Shape of Health - An Obesity Prevention Game
Create an interactive video game with focus on obesity prevention or weight control for women or girls.
Type of Challenge: Software and apps
Submission Start: 01/31/2019 12:00 AM ET
Submission End: 04/07/2019 11:59 PM ET
The Office on Women’s Health (OWH) is seeking new ways to get health messages out to women and girls. According to the CDC, two out of every three women in the United States are overweight or obese1. This extra weight can lead to many diseases, such as heart disease, diabetes, and many cancers. Obesity results from a combination of causes and contributing factors, including individual factors such as behavior and genetics. Some examples of behaviors that affect weight include diet, physical activity, inactivity, and stress. Improving behaviors in these areas can help women and girls maintain a healthy weight.
Furthermore, American children today are increasingly unhealthy at earlier ages. According to the 2014 National Health and Nutrition Examination Survey (NHANES), of girls ages 2-19, 16 percent were overweight and 17.1 percent were obese2. Many children and teens do not eat properly or exercise enough and as a result, childhood obesity and diabetes are increasingly prevalent. Children with obesity may experience immediate health consequences that can lead to weight-related health problems in adulthood. In addition to physical health problems, overweight and obese children can be targets of social discrimination that can lead to low self-esteem and hinder social and academic functioning.
Video games are a unique medium to boost knowledge and skills and can lead to behavior change through exploration of cause and effect in a virtual environment. According to a Robert Wood Johnson project called “Health Games Research,” it was found that digital games can be effective in improving children’s health in multiple health topics including physical fitness, health promotion, and disease management3. Additional evidence suggests adult learning and behavior change is also possible through gaming. A study in JMIR Serious Games found that women with a higher baseline readiness to change experienced improvement in BMI and nutrition with game play4.
Your challenge with this competition is to create an interactive video game with focus on obesity prevention or weight control for women or girls. The game you create will be shared with the general public. The game must address an evidence-based obesity prevention or control strategy. You must show that the game is unlike currently available offerings. The game must be made publically available at no cost as either a web-based or mobile based game available on a widely accessible platform.
For more information about obesity prevention or control strategies and guidelines view the CDC’s resource here: https://www.cdc.gov/obesity/resources/strategies-guidelines.html.
The competition has three phases. All eligible submissions will be evaluated and separate prizes will be awarded for each of the three phases.
Dates: Submissions will be accepted starting January 31, 2019. The submission period for Phase 1 will end on March 31, 2019. The Phase 2 (In-Person Presentation) submission period will be on a date TBD in 2019. The prize winners will be announced at the completion of each phase.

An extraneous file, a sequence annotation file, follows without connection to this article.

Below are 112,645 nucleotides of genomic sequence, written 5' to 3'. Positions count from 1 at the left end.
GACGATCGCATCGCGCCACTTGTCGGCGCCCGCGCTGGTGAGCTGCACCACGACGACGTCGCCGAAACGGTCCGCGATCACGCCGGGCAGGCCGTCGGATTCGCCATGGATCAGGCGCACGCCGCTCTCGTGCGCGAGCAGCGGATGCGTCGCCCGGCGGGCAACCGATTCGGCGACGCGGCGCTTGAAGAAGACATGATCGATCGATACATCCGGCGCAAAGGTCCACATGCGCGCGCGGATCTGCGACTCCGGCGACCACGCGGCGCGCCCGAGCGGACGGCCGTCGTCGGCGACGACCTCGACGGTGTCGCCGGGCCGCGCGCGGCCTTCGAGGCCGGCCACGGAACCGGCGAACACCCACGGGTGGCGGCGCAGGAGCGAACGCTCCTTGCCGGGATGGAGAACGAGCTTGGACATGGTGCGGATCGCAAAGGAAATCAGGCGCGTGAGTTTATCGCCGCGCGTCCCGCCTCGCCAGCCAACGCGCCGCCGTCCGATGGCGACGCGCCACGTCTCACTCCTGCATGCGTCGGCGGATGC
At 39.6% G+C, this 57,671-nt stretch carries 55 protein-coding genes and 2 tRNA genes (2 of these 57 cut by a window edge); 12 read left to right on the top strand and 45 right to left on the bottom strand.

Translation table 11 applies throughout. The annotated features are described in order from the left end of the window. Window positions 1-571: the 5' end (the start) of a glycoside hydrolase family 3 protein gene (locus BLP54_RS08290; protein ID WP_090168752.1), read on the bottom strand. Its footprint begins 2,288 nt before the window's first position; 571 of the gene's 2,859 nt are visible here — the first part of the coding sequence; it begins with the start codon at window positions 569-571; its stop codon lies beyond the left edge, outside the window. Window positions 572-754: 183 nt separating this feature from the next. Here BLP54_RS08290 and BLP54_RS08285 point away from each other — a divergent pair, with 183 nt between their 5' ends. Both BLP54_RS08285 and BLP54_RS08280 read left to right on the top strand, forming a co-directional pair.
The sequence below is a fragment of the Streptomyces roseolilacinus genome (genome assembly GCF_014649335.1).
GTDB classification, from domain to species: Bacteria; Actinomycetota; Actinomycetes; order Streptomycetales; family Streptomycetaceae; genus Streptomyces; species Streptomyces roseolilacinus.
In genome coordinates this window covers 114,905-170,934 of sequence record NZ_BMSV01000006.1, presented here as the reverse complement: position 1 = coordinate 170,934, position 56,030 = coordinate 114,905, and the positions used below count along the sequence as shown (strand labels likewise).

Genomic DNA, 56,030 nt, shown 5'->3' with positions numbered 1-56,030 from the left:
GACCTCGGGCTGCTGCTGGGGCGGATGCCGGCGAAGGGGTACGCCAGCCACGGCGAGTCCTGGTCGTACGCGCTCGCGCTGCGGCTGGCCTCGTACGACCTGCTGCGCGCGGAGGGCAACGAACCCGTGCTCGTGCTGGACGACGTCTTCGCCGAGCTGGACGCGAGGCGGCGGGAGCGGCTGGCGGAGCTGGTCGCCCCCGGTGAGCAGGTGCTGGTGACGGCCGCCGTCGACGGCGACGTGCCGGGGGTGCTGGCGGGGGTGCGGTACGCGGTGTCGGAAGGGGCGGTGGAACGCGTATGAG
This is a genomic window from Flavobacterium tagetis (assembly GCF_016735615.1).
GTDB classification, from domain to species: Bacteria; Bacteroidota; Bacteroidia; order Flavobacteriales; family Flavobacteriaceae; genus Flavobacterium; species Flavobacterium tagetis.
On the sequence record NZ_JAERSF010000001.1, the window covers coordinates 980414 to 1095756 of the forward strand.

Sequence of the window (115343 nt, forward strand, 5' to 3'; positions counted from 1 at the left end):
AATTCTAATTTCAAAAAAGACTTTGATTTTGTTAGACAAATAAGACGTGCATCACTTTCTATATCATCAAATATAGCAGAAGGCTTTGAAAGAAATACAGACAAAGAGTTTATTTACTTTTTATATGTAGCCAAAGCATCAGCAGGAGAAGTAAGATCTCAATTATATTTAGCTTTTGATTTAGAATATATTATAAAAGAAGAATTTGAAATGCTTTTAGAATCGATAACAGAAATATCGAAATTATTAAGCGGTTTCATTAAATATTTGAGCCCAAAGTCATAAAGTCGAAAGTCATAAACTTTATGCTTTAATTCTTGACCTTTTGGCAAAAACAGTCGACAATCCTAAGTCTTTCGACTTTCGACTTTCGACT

Entries not in compliance with the submission requirements outlined below will be ineligible for further review and prize award. During the open submission period, participants must submit the following information to enter the Shape of Health competition:
Phase 1 (Concept Development)
The first stage of the competition aims to attract a large range of ideas and game developers. The target submission of the first stage will be the conceptualization of the most promising and/or unique game to help support behavior change around physical activity and/or nutrition to prevent obesity in women or girls. The submissions should aim to demonstrate that the proposed game will be accessible to the general public, developed from evidence-based prevention or control techniques, and engaging for women or girls.
The Phase 1 Submission shall include a comprehensive description of the proposed game in 5 pages or less, including:
- A one-paragraph executive summary that clearly states how the game will target obesity prevention or control determinants and be developed for a women or girls audience;
- Link evidence to support the obesity determinant chosen and the theoretical basis for the game (will your game change behavior? improve knowledge? something novel? etc.);
- A descriptive overview of how the participant arrived at their idea, and why the approach is unlike anything already available;
- A draft storyboard of the game that describes the game components; and
- An assessment describing the participant's ability to execute the proposed solution through Phase 2 and to completion.
Your Shape of Health competition concept submission must be uploaded on Challenge.gov.
Participants may also choose to include additional determinants that contribute to obesity not discussed in the provided resources. If additional determinants are included, the participant should include a short description of how these determinants may contribute to obesity and how this game will addresses these determinants.
Up to 10 selections will be made in Phase 1 to continue on to Phase 2.
Phase 2 (In-person Presentation)